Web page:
Words Matter: Reflections on International Holocaust Remembrance Day
Last Friday, I had the honor to participate in the Commemoration of International Holocaust Remembrance Day at America’s most powerful monument to this most horrific period of history – the United States Holocaust Memorial Museum. The Museum, which sits near the National Mall among the most well-known symbols of our nation’s history, should be on every American’s list of must-see memorials. The history told within its walls, and the personal stories of those who survived and those who perished, must be understood by us all.
At the ceremony, I sat with Holocaust survivors, their families, diplomats from around the world, and individuals who traveled from near and far. Following eloquent speeches by the Israeli and Swedish Ambassadors to the United States we watched as Holocaust survivor Josiane Traum moved to the lectern. Barely reaching the height of the microphone and speaking without any notes, Ms. Traum’s story of survival transfixed each of us in attendance. She spoke of her family who had to make impossible decisions that saved her life; of the nuns that sheltered her and risked their own lives; of the family in Brussels that took her in when she had nowhere to turn; and of the neighbors that helped – and those who didn’t. Ms. Traum survived, millions of other Jews did not.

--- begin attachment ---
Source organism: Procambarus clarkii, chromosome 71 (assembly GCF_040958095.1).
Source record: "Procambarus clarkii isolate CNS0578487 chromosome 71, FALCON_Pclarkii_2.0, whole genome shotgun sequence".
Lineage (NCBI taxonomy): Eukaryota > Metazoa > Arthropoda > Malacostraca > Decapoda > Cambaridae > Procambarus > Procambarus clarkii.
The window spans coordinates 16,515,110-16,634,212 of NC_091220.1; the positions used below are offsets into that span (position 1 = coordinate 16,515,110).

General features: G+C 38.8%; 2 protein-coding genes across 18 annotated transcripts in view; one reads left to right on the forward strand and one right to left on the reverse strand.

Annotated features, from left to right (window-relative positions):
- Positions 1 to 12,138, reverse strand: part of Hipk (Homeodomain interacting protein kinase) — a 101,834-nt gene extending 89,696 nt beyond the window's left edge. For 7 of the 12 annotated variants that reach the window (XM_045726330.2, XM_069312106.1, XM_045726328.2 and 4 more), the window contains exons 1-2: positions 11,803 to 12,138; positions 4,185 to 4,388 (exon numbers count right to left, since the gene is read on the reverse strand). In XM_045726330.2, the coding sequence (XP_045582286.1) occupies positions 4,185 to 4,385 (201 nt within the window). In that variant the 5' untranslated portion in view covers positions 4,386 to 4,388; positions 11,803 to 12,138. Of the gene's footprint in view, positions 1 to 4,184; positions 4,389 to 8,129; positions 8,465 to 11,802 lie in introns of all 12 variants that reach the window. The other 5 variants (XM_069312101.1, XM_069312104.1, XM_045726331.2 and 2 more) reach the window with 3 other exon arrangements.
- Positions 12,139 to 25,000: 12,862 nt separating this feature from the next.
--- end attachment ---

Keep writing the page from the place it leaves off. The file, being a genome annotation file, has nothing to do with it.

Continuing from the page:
Photos from Holocaust Remembrance Day
We must never forget her story, or the individual memories of so many other survivors. We must also never forget that words matter. Words, like those in her story, can move us. Others can be dangerous. This is evident in the startling exhibition “State of Deception: The Power of Nazi Propaganda” on which the Museum has partnered with the United Nations. This exhibit, which will be shown around the world including at UN Headquarters in NY, shows us the Nazi use of images and words to pave Hitler’s rise to power and then “create a climate of indifference to the elimination of Jews and others viewed as undesirable by the Nazis.” It demonstrates that by twisting meaning and pointing fingers, false narratives can be created that stir emotions and move people to action, even in the face of all evidence.
While the Nazis used posters, rallies, newspapers and radio, today we have added social media, 24-hour news cycles, and the ability of any organization or any individual to create their own news, with their own choice of words. For us to truly make “never again” mean “never again”, we must seek the truth behind images and words, and protect and defend those being falsely accused or blamed.
A visit to the Nazi Propaganda exhibit at the UN, or, better yet, to the Holocaust Memorial Museum in Washington, is a chilling reminder of what can happen when we don’t.
– Robb Skinner, Director, United Nations Information Center
Interview with Robb Skinner
Video of the Ceremony